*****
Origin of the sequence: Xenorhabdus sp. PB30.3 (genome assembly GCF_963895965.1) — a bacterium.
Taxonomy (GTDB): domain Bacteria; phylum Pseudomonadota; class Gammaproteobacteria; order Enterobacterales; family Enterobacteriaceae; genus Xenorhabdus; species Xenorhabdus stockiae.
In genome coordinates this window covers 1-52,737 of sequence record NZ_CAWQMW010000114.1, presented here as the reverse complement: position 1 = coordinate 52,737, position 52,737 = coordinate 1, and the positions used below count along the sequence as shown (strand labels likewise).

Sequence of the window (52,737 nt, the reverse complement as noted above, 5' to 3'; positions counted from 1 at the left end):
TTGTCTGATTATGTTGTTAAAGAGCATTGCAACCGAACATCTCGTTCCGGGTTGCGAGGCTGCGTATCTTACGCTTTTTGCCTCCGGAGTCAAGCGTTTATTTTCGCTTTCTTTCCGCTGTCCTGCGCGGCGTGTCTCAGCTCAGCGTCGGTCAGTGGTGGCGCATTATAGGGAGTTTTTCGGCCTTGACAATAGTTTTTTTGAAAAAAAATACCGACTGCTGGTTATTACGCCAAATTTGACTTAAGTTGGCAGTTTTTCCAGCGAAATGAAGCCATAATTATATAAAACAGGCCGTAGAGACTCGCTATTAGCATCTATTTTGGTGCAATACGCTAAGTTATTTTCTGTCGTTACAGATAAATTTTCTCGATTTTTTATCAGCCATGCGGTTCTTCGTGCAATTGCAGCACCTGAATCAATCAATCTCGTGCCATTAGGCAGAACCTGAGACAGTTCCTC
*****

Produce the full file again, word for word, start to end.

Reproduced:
Origin of the sequence: Xenorhabdus sp. PB30.3 (genome assembly GCF_963895965.1) — a bacterium.
Taxonomy (GTDB): domain Bacteria; phylum Pseudomonadota; class Gammaproteobacteria; order Enterobacterales; family Enterobacteriaceae; genus Xenorhabdus; species Xenorhabdus stockiae.
In genome coordinates this window covers 1-52,737 of sequence record NZ_CAWQMW010000114.1, presented here as the reverse complement: position 1 = coordinate 52,737, position 52,737 = coordinate 1, and the positions used below count along the sequence as shown (strand labels likewise).

Sequence of the window (52,737 nt, the reverse complement as noted above, 5' to 3'; positions counted from 1 at the left end):
TTGTCTGATTATGTTGTTAAAGAGCATTGCAACCGAACATCTCGTTCCGGGTTGCGAGGCTGCGTATCTTACGCTTTTTGCCTCCGGAGTCAAGCGTTTATTTTCGCTTTCTTTCCGCTGTCCTGCGCGGCGTGTCTCAGCTCAGCGTCGGTCAGTGGTGGCGCATTATAGGGAGTTTTTCGGCCTTGACAATAGTTTTTTTGAAAAAAAATACCGACTGCTGGTTATTACGCCAAATTTGACTTAAGTTGGCAGTTTTTCCAGCGAAATGAAGCCATAATTATATAAAACAGGCCGTAGAGACTCGCTATTAGCATCTATTTTGGTGCAATACGCTAAGTTATTTTCTGTCGTTACAGATAAATTTTCTCGATTTTTTATCAGCCATGCGGTTCTTCGTGCAATTGCAGCACCTGAATCAATCAATCTCGTGCCATTAGGCAGAACCTGAGACAGTTCCTC